Given the probability that he would never get to use these skills in space, Hadfield developed a singular philosophy: “Every single thing that you learn really just gives you more comfort. It’s something I counsel kids all the time: if someone is willing to teach you something for free, take them up on it. Do it. Every single time. All it does is make you more likely to be able to succeed. And it’s kind of a nice way to go through life.”
It is one of the homilies of An Astronaut’s Guide To Life On Earth, Hadfield’s new memoir, in which he extrapolates general lessons from the space station and his years of training. The advice is, for the most part, counterintuitive or at least countercultural: when you’re piloting what amounts to a large bomb into orbit, it’s a very good idea, he writes, to “sweat the small stuff”. The main question an astronaut asks himself during the insanely dangerous 10 minutes after takeoff is: “OK, what’s the next thing that will kill me?” To give an idea of the danger: “No aeroplane you’ve ever gotten into had less than thousands of flights before they took their first passenger. Thousands. Because vehicles are unsafe at first. We only flew the shuttle 135 times total. Every single flight was a radical test flight. With really high stakes.”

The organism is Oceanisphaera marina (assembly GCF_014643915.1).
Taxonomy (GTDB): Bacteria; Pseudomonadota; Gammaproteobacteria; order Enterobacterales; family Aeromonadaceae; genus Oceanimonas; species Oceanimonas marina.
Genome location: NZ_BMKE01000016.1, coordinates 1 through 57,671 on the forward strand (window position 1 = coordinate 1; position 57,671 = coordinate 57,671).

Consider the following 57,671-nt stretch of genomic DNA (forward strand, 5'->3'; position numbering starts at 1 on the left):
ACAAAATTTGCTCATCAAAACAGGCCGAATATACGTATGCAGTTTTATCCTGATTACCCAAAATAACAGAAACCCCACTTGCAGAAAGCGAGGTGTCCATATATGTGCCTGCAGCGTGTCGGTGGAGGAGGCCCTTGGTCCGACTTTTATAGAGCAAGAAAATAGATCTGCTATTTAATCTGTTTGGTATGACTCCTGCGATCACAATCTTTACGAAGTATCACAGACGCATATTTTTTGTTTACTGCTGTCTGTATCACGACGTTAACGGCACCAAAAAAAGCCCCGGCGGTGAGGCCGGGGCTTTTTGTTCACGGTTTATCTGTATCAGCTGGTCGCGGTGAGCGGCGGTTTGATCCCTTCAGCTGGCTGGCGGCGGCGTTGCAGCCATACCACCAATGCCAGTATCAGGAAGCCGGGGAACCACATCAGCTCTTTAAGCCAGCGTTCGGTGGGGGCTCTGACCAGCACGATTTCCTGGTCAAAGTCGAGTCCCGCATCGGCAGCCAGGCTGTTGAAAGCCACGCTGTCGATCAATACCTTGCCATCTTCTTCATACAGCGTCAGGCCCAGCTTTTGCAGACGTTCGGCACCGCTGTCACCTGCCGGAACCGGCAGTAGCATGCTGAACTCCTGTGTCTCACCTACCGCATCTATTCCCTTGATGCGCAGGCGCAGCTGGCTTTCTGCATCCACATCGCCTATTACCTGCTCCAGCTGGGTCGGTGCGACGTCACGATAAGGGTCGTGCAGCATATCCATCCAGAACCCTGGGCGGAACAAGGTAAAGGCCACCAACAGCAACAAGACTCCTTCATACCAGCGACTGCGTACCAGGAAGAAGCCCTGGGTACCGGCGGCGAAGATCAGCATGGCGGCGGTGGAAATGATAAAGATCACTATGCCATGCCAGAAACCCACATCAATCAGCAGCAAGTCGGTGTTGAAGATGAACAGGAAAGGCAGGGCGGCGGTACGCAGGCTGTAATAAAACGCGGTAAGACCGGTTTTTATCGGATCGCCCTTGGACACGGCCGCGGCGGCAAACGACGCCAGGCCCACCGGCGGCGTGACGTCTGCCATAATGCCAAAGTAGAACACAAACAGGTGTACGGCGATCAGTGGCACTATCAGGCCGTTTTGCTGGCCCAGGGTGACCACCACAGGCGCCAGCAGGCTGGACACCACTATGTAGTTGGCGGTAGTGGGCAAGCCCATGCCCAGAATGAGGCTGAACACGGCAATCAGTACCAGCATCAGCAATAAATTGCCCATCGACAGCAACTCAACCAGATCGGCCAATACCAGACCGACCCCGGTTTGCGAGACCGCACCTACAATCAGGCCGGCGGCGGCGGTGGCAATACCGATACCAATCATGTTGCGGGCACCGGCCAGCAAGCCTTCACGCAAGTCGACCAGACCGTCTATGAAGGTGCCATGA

Avoiding paralysis in those first moments is a question of moving through the minutiae of checklists and protocols. Before each of Hadfield’s three space flights, he went through thousands of drills and simulations at Nasa, in a bid to anticipate every possible emergency, including the death of a loved one on Earth, and his own death (referred to unofficially as “death sims”, to which spouses are invited). On the last mission, this exercise was, sadly, put to the test. “Tom [Marshburn]’s mum died while we were up there. We had talked about it in advance: six guys in our 30s, 40s and 50s, someone is probably going to lose a family member over six months up there. So we simulated; how are we going to support each other, what are we going to do? Then, when it happened, and we got a call from Houston saying we want a private medical conference with Tom, we knew.” (By comparison, Hadfield says, preparing for one’s own death is relatively easy. “If I die, that’s not my concern. I was alive and now I’m dead, so be it.”)